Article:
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Department of Health


Public urged to seek prompt medical attention when flu-like symptoms develop to decrease risk of complications

According to the surveillance data compiled by the Taiwan Centers for Disease Control (Taiwan CDC), as of February 21, 2011, the total number of invasive pneumococcal disease cases confirmed in Taiwan is 178, which reflects a significant increase over the numbers of invasive pneumococcal disease cases confirmed during the same period in the past 3 years (145, 168 and 135). Further, seven cases have died this year. Among them, one has been confirmed to be a case of influenza complications and the others are cases with lower immunity due to cancer, heart disease, stroke or alcohol dependence.

Respiratory diseases are common in winter and spring, which could explain the increase in the number of invasive pneumococcal disease cases occurred this year. In addition, the weather has gotten relatively cold after the Chinese New Year, which likely enhances the transmission of viruses such as influenza virus and adenovirus that cause upper respiratory tract infection. When a person has a viral respiratory infection, his immunity is lowered, making him more prone to developing secondary bacterial infection and then serious complications. Taiwan CDC urges the public to seek medical attention immediately when upper respiratory symptoms such as influenza-like illness develop to reduce the chance of complications and death.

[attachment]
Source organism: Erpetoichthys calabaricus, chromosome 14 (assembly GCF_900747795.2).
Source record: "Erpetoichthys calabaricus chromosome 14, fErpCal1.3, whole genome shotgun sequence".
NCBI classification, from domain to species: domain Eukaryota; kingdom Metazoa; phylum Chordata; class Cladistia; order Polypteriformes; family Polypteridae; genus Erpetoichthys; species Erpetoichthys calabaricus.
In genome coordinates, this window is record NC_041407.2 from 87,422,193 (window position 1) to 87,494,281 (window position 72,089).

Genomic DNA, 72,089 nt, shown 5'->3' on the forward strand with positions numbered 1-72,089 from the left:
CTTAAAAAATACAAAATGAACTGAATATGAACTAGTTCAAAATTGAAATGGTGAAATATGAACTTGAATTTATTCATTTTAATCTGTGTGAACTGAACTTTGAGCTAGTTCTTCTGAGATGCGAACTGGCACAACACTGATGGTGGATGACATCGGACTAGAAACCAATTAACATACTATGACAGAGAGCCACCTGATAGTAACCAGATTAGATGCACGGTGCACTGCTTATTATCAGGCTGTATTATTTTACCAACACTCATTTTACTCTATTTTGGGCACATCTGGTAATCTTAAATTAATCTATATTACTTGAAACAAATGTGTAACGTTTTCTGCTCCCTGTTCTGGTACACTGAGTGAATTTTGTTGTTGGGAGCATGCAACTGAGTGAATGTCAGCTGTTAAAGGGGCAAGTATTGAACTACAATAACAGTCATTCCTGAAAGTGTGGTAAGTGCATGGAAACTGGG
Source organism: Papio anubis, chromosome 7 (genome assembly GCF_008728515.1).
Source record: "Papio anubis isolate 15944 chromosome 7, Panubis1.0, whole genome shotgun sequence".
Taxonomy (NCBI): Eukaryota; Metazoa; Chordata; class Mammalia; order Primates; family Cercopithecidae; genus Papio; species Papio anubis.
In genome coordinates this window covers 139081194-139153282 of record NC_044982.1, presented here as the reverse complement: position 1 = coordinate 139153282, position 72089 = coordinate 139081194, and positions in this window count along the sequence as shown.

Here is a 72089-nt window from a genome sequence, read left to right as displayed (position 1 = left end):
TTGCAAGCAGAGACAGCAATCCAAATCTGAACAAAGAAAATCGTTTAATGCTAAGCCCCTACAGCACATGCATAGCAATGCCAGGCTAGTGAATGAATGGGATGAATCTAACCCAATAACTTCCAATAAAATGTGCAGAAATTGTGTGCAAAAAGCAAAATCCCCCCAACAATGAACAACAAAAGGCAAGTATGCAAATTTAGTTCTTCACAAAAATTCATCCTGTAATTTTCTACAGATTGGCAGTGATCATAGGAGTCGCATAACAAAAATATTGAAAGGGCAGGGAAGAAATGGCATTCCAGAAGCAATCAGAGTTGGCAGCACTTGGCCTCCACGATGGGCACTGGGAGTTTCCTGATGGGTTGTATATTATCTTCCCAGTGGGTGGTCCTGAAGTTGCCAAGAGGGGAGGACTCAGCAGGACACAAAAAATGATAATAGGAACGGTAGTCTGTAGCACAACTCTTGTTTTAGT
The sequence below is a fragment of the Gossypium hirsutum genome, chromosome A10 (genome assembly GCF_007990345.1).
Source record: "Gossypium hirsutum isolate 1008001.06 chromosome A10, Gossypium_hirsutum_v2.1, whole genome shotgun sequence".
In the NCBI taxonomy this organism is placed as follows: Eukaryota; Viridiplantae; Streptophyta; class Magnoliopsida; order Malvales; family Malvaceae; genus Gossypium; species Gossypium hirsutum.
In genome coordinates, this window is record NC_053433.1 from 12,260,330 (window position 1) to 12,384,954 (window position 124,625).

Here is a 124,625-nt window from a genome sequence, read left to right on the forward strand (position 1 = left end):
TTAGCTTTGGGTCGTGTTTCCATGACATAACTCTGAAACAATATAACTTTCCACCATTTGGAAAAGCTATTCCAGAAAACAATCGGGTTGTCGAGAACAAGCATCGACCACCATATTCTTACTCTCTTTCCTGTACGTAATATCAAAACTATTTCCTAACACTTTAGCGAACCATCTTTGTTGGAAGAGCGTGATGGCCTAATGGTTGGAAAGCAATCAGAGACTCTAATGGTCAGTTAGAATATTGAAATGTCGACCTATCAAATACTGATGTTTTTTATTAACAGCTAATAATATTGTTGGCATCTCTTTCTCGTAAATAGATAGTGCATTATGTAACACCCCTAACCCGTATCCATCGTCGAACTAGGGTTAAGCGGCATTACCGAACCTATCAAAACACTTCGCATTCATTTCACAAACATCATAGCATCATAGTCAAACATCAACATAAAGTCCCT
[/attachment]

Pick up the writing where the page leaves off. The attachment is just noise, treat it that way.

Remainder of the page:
During the influenza season, public is advised to take precautions against influenza and invasive pneumococcal disease by paying attention to respiratory hygiene and cough etiquette to lower the risk of infection. Nevertheless, vaccination is the single most effective way to prevent influenza and invasive pneumococcal disease. Beginning 2009, Taiwan CDC has required at-risk children having one of the six major diseases such as immunodeficiency who are aged below 5 to receive a pneumococcal conjugate vaccine and the target population now also includes children aged below 5 in low-income households and children who were born after 2010 and reside in remote areas such as mountain areas and offshore islands. On the other hand, beginning 2008, Taiwan CDC has offered elderly aged over 75 in the nation free 23-valent pneumococcal capsular polysaccharide vaccines. Currently, the shots remain available at local health bureaus. The public is urged to get vaccinated.

Source: Centers for Disease Control, R.O.C.(Taiwan)